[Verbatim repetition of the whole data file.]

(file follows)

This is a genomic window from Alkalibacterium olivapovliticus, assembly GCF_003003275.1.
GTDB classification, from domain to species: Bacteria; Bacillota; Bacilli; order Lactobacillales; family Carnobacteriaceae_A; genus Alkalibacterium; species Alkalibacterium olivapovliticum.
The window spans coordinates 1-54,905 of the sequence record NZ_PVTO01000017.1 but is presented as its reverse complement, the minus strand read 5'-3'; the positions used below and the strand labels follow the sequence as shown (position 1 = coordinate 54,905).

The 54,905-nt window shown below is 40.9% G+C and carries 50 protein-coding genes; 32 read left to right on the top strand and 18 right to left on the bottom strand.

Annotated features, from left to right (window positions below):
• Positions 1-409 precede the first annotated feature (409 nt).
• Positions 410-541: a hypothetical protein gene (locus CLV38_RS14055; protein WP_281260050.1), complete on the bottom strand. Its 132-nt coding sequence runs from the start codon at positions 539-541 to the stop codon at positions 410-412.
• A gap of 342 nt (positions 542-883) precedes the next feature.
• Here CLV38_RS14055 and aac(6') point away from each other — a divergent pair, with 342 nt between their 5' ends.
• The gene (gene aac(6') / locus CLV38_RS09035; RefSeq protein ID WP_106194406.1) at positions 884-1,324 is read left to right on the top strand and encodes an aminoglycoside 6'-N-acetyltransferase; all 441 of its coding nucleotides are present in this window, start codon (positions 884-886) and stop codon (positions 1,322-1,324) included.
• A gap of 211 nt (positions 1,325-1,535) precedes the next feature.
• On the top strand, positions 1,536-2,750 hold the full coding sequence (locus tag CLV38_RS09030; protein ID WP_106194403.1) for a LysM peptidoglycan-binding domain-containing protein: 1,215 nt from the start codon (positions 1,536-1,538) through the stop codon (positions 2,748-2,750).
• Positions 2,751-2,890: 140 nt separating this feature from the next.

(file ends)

This is a genomic window from Alkalibacterium olivapovliticus, assembly GCF_003003275.1.
GTDB classification, from domain to species: Bacteria; Bacillota; Bacilli; order Lactobacillales; family Carnobacteriaceae_A; genus Alkalibacterium; species Alkalibacterium olivapovliticum.
The window spans coordinates 1-54,905 of the sequence record NZ_PVTO01000017.1 but is presented as its reverse complement, the minus strand read 5'-3'; the positions used below and the strand labels follow the sequence as shown (position 1 = coordinate 54,905).

The 54,905-nt window shown below is 40.9% G+C and carries 50 protein-coding genes; 32 read left to right on the top strand and 18 right to left on the bottom strand.

Annotated features, from left to right (window positions below):
• Positions 1-409 precede the first annotated feature (409 nt).
• Positions 410-541: a hypothetical protein gene (locus CLV38_RS14055; protein WP_281260050.1), complete on the bottom strand. Its 132-nt coding sequence runs from the start codon at positions 539-541 to the stop codon at positions 410-412.
• A gap of 342 nt (positions 542-883) precedes the next feature.
• Here CLV38_RS14055 and aac(6') point away from each other — a divergent pair, with 342 nt between their 5' ends.
• The gene (gene aac(6') / locus CLV38_RS09035; RefSeq protein ID WP_106194406.1) at positions 884-1,324 is read left to right on the top strand and encodes an aminoglycoside 6'-N-acetyltransferase; all 441 of its coding nucleotides are present in this window, start codon (positions 884-886) and stop codon (positions 1,322-1,324) included.
• A gap of 211 nt (positions 1,325-1,535) precedes the next feature.
• On the top strand, positions 1,536-2,750 hold the full coding sequence (locus tag CLV38_RS09030; protein ID WP_106194403.1) for a LysM peptidoglycan-binding domain-containing protein: 1,215 nt from the start codon (positions 1,536-1,538) through the stop codon (positions 2,748-2,750).
• Positions 2,751-2,890: 140 nt separating this feature from the next.